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Foreign mercenaries.

It is now well known that the mass of the fighting men of the Federalists consists of foreigners, mostly Germans, some of whom have been but a short time in this country. One of the wounded men at Bethel stated to a German in our army that he had been but a month in this country. He could not speak a word of English. All the prisoners taken in the late affair near Newport News are Germans, and determined and truculent looking-fellows. Upon a late interview with a distinguished officer in our service, their spokesman expressed himself very freely and impudently; and the rest, if they were able to speak our tongue, were in too sullen a mood to employ it. From all quarters we hear of the preponderance of the German element in the invading army and the best fighting done on their side will be done by these men. The Yankees are very glad to have such substitutes, and will not be very sorry if they never return, more demoralized than before by camp life, to become a source of torment and dread to those who have endowed them with their powers of mischief.

The foreign element in the armies of the enemy is one which we ought not to under rate and against which we must exert all our vigilance and energy. At the same time, whilst they are dangerous enough to warn us from an excess of confidence, men who are fighting upon their own soil and in defense of their native land are more than a match for mercenary invaders. The Germans, though a brave and constant people in defence of their own land, are not the most military of the European nations, as has been often demonstrated by the victorious legions of France. Strange that they who have often fought so bravely though unsuccessfully against invasion, should become invaders; that they who have so promptly dallied under every revolutionary flag that has been spread to the breeze in Europe, should as readily become the chief military instruments of a despotic power; that they who have found in this country a refuge from tyranny should seek to deprive the Southern States of their rights and liberties, States which — Virginia at their head,--rolled back the tide of proscription against foreigners that was sweeping triumphantly over the whole North! These remarks of course do not apply to the German population of the Southern States, who, in South Carolina and in some portions of our own Commonwealth, are among the most conspicuous and gallant champions of the Southern cause.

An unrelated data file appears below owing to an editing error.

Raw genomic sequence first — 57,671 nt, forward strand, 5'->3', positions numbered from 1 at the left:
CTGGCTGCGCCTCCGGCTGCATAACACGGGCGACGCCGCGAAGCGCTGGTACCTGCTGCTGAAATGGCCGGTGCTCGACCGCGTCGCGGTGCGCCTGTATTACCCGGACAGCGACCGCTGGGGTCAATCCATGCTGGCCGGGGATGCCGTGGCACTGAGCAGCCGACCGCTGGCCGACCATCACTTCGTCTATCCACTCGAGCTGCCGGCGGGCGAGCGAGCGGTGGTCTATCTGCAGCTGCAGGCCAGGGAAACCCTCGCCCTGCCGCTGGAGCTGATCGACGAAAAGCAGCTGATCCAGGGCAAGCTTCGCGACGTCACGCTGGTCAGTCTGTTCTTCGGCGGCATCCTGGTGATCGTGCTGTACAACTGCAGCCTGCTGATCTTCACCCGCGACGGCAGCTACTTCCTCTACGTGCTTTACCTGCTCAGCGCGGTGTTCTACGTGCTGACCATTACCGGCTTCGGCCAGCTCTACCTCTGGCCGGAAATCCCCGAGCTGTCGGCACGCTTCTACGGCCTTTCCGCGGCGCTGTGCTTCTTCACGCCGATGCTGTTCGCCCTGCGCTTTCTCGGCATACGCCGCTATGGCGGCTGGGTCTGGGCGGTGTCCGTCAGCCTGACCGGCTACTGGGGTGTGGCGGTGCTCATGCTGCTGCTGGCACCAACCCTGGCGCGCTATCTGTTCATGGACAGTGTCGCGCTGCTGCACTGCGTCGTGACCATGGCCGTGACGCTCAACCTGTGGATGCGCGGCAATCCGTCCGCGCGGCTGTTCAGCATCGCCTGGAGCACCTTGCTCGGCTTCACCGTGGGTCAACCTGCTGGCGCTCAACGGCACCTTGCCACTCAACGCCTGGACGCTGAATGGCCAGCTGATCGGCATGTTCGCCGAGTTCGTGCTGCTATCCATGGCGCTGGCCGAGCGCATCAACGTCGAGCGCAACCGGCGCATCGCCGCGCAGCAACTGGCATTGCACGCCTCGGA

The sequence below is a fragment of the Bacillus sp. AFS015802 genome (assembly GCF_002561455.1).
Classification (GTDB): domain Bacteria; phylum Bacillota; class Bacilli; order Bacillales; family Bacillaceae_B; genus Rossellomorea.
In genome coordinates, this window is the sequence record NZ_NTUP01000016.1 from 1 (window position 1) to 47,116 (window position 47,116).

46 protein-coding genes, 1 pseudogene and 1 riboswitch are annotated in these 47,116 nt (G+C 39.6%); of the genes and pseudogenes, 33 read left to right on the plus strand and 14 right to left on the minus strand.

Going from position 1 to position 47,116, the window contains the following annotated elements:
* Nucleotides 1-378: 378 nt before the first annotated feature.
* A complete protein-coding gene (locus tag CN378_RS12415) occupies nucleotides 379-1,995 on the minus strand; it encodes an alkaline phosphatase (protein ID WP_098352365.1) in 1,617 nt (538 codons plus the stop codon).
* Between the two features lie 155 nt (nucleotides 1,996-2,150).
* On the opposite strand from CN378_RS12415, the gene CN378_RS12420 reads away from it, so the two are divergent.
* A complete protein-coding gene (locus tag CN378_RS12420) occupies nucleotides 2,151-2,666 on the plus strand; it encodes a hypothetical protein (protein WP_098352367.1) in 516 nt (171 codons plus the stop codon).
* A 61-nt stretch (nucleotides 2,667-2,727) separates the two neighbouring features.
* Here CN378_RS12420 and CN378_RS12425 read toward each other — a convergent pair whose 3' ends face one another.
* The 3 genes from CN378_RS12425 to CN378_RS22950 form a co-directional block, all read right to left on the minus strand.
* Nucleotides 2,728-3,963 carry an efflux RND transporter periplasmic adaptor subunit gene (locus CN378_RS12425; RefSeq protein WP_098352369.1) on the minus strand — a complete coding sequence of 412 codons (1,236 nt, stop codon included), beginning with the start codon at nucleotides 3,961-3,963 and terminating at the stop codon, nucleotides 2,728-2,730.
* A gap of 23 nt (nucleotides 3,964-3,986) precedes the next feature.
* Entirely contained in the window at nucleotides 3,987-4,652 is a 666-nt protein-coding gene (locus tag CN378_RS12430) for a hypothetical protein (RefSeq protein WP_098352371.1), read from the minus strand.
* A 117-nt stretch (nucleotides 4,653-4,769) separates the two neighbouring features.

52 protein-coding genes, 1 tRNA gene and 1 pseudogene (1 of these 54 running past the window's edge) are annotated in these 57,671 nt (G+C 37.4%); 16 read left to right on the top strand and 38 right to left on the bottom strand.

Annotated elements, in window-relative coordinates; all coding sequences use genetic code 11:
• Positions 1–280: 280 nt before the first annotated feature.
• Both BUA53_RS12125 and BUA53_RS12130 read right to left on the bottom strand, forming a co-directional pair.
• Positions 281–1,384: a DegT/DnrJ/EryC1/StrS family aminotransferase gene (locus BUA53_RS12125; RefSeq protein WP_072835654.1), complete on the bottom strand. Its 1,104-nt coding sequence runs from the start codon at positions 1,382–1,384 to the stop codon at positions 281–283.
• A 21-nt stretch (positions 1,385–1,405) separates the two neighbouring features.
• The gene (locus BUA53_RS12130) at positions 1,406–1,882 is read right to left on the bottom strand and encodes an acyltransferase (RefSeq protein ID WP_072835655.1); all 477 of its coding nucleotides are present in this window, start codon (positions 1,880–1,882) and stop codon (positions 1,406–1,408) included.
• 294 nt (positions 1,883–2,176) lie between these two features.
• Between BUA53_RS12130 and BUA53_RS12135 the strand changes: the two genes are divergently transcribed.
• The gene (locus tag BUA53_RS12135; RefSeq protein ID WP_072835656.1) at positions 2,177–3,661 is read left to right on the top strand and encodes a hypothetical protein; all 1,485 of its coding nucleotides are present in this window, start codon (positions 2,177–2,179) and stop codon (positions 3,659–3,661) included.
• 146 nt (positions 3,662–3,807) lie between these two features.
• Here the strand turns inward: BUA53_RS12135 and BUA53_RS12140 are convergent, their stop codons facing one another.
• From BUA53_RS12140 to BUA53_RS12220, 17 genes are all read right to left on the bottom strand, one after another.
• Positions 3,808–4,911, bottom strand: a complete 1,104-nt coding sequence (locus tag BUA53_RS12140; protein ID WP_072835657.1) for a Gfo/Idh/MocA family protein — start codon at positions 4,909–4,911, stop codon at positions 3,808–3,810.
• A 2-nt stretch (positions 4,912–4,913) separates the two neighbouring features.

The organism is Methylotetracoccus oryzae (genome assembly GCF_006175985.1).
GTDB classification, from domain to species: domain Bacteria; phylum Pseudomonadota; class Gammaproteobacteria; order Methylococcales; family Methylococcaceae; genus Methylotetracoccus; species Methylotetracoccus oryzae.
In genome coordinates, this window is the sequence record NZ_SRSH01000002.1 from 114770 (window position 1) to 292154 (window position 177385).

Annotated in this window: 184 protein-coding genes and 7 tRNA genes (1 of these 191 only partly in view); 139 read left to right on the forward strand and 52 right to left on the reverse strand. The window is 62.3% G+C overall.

What a contrast does the Northern reliance upon foreign assistance present to the independent, self reliant attitude of the South! The North, beasting that she numbered three to one, looks anxiously to England, France, &c., to give her aid and comfort against the South, and instead of fighting her own battles, makes up her rank and file principally of foreigners, while her own population are but sparsely represented. Yet, if she could conquer the South, she would claim it as a triumphant demonstration of the superior prowess of the Northern over the Southern people.

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